Vilnius (dpa) – The EU has made serious allegations against Belarusian ruler Alexander Lukashenko for the sharp rise in the number of migrants at Lithuania’s EU external border and wants to further strengthen protective measures.
What the EU is dealing with is not primarily a migration crisis, but an “act of aggression” by the Lukashenko regime, said EU Home Affairs Commissioner Ylva Johansson on the sidelines of talks in Lithuania’s capital Vilnius . This is “absolutely unacceptable”.
More than 2000 illegal border crossings in July
Johansson had traveled to the Baltic EU country to get a sense of the situation and to discuss next steps with government representatives. More than 2,000 illegal border crossings by people from countries such as Iraq or African states were recorded last year on the nearly 680-kilometer-long border between Lithuania and Belarus, after just 81 in the entire year before.
According to the EU, the increase in numbers was deliberately brought about by the government of the neighboring country. In the past, Lukashenko had openly threatened to let people through from countries such as Iraq, Afghanistan or Syria in response to EU sanctions imposed on his country.
In Germany too, there are now concerns about the developments – especially because it is feared that many of the people arriving in Lithuania may try to get further west.
Federal Interior Minister Horst Seehofer (CSU) and his Austrian counterpart Karl Nehammer therefore spoke at the end of last week for extensive support for Lithuania in the field of border security. “It would be fatal if we limit funding only to the care and housing of migrants already in the country,” they noted.
For $3,000 to Germany
According to Lithuanian media research, most migrants are drawn to Germany. According to a report from the internet portal 15min.lt, the journey from Iraq to the Federal Republic of Germany, which starts with a legal flight to Minsk – if all goes well – will cost a total of about $3,000 (about 2,500 euros).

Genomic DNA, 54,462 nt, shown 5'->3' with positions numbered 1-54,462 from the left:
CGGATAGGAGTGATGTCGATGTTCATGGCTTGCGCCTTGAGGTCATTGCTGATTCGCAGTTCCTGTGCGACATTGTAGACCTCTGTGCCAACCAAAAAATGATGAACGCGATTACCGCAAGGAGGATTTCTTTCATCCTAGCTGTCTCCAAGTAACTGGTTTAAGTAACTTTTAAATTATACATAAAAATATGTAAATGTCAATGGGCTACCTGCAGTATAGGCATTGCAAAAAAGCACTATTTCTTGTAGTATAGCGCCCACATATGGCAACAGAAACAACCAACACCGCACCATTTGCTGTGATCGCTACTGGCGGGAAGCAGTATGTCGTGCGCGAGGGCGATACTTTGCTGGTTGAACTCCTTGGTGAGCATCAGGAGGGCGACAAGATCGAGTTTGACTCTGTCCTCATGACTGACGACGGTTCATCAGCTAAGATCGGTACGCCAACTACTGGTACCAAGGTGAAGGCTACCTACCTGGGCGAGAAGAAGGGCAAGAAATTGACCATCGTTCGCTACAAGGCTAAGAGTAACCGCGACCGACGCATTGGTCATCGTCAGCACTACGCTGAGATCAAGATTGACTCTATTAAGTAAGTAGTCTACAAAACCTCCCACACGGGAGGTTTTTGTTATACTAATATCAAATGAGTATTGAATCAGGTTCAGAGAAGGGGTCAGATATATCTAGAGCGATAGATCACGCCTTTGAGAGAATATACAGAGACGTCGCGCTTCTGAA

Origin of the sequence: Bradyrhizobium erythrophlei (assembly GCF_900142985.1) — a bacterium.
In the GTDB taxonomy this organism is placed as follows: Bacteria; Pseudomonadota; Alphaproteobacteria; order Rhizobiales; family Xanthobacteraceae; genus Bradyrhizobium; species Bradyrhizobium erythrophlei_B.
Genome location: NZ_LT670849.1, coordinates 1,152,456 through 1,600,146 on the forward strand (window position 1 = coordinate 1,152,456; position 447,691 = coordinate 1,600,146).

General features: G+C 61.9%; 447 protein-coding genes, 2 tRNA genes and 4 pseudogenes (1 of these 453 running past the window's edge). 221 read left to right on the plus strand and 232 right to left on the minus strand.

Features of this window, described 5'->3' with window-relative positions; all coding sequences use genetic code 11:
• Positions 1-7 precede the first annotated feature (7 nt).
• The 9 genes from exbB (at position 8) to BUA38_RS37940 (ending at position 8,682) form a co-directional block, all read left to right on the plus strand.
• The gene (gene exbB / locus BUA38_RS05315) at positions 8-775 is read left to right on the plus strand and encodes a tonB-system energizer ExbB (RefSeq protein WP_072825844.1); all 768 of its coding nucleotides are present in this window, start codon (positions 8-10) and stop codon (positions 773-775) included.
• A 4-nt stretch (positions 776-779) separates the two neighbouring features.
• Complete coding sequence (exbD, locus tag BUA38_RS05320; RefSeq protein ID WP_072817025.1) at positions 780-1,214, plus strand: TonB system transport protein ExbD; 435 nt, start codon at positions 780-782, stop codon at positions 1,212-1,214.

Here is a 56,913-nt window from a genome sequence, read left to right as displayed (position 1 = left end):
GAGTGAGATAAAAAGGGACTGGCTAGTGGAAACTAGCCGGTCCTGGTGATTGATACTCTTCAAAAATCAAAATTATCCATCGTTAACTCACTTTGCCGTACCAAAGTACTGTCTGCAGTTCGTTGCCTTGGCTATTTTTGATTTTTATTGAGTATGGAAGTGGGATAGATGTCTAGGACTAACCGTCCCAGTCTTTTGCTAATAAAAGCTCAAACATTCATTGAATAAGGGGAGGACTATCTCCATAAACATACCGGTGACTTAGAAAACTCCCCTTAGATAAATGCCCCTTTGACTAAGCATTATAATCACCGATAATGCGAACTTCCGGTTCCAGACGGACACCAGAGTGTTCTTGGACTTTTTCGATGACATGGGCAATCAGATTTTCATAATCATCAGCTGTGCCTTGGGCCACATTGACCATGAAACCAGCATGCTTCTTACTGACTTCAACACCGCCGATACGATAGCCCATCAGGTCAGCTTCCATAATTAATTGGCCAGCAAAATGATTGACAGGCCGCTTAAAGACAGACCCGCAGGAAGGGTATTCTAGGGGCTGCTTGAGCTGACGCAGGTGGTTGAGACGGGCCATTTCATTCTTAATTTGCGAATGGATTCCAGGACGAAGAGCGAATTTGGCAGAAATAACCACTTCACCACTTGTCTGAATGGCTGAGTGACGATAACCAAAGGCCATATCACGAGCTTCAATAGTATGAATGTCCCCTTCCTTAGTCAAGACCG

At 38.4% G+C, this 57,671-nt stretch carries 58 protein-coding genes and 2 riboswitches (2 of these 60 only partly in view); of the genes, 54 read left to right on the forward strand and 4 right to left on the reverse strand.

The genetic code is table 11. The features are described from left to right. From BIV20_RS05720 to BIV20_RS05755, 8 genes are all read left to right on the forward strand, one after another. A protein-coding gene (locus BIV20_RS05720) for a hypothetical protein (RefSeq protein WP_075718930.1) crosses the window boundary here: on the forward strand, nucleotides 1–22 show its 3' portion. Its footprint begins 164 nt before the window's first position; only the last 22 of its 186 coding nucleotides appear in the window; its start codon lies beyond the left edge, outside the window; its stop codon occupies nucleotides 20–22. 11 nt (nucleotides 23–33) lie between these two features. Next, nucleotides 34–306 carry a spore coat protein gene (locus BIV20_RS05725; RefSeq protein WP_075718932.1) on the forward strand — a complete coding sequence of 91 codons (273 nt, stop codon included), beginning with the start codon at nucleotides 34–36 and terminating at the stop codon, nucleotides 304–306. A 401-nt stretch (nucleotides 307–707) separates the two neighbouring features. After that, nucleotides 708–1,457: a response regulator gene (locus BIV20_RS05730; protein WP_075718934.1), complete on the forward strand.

It is unlikely that the situation will be brought under control quickly. Lithuania has recently tightened its asylum rules due to the influx of migrants and has started to put up a fence at the border. Because there is no barbed wire, construction of the border barrier eventually came to a halt. Lithuanian Interior Minister Agne Bilotaite recently put the cost of securing the border at up to half a billion euros.
That is why we are now talking about stronger support from the EU. During a visit to the border, Johansson made it clear that she also saw the need to protect the Lithuanian EU external border with reinforced “physical barriers”. At the same time, she pointed out that the EU is already helping in many other areas. According to her, more than 100 border guards from the EU border security agency Frontex will support the work of local forces in the future.
EU threatens sanctions
On Friday, the EU threatened those responsible in Belarus with sanctions. “The EU and its Member States condemn the instrumentalization of migrants and refugees by the Belarusian regime,” said a statement by the EU’s representative for foreign affairs, Josep Borrell. The possibility of restrictive measures against smugglers and other persons involved in human trafficking is under investigation.
The EU has responded to the repression of civil society and democratic opposition in the country with the existing sanctions against Belarus. This includes the illegal arrest of blogger Roman Protassewitsch, who is critical of the government from an EU perspective. Authorities in Belarus had forced a passenger plane en route from Athens to Vilnius in Lithuania to a stopover in Minsk to accommodate the young man.
Lithuania is one of the leading advocates of the democracy movement in the neighboring country internationally and has long been a haven for the Belarusian opposition. The EU country has welcomed many members of the opposition, including opposition leader Svetlana Tichanovskaya.
The most far-reaching sanctions to date have been economic sanctions, mainly targeting state-owned companies. These are companies that make money with petroleum products, potash fertilizers and goods for the manufacture of tobacco products.
In view of the sanctions, Lukashenko said: “We prepared for it, we knew what was threatening us.” And at the same time he threatened: “We have to show these bastards on the other side of the border that their sanctions are their own impotence.”
Johansson admitted in her press conference with Lithuanian Prime Minister Ingrida Simonyte on Monday that the measures taken so far have not yielded much. The situation is deteriorating, she says.